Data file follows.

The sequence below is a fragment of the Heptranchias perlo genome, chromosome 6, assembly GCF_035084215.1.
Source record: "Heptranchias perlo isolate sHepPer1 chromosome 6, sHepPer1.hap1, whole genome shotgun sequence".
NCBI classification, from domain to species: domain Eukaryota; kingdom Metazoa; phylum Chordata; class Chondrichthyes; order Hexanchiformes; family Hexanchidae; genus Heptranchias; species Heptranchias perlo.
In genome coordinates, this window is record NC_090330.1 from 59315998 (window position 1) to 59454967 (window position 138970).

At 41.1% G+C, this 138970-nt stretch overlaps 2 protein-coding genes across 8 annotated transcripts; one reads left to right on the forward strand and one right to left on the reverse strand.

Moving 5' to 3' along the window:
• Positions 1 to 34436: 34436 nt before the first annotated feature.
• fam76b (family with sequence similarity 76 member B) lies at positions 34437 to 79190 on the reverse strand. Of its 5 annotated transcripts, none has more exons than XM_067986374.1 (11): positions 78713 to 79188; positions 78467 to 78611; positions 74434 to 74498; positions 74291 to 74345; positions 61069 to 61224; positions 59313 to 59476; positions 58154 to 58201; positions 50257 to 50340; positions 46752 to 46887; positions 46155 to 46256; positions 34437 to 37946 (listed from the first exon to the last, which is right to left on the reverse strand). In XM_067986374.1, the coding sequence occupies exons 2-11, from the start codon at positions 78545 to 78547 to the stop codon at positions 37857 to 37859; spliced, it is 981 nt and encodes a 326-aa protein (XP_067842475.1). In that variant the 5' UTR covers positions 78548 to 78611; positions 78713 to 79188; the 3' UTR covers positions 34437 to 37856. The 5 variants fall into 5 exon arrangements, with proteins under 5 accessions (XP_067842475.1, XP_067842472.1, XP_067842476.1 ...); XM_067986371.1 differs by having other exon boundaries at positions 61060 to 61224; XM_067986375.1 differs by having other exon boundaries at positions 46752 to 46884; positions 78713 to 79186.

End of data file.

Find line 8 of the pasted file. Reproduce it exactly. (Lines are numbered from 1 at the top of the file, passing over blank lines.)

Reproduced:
• fam76b (family with sequence similarity 76 member B) lies at positions 34437 to 79190 on the reverse strand. Of its 5 annotated transcripts, none has more exons than XM_067986374.1 (11): positions 78713 to 79188; positions 78467 to 78611; positions 74434 to 74498; positions 74291 to 74345; positions 61069 to 61224; positions 59313 to 59476; positions 58154 to 58201; positions 50257 to 50340; positions 46752 to 46887; positions 46155 to 46256; positions 34437 to 37946 (listed from the first exon to the last, which is right to left on the reverse strand). In XM_067986374.1, the coding sequence occupies exons 2-11, from the start codon at positions 78545 to 78547 to the stop codon at positions 37857 to 37859; spliced, it is 981 nt and encodes a 326-aa protein (XP_067842475.1). In that variant the 5' UTR covers positions 78548 to 78611; positions 78713 to 79188; the 3' UTR covers positions 34437 to 37856. The 5 variants fall into 5 exon arrangements, with proteins under 5 accessions (XP_067842475.1, XP_067842472.1, XP_067842476.1 ...); XM_067986371.1 differs by having other exon boundaries at positions 61060 to 61224; XM_067986375.1 differs by having other exon boundaries at positions 46752 to 46884; positions 78713 to 79186.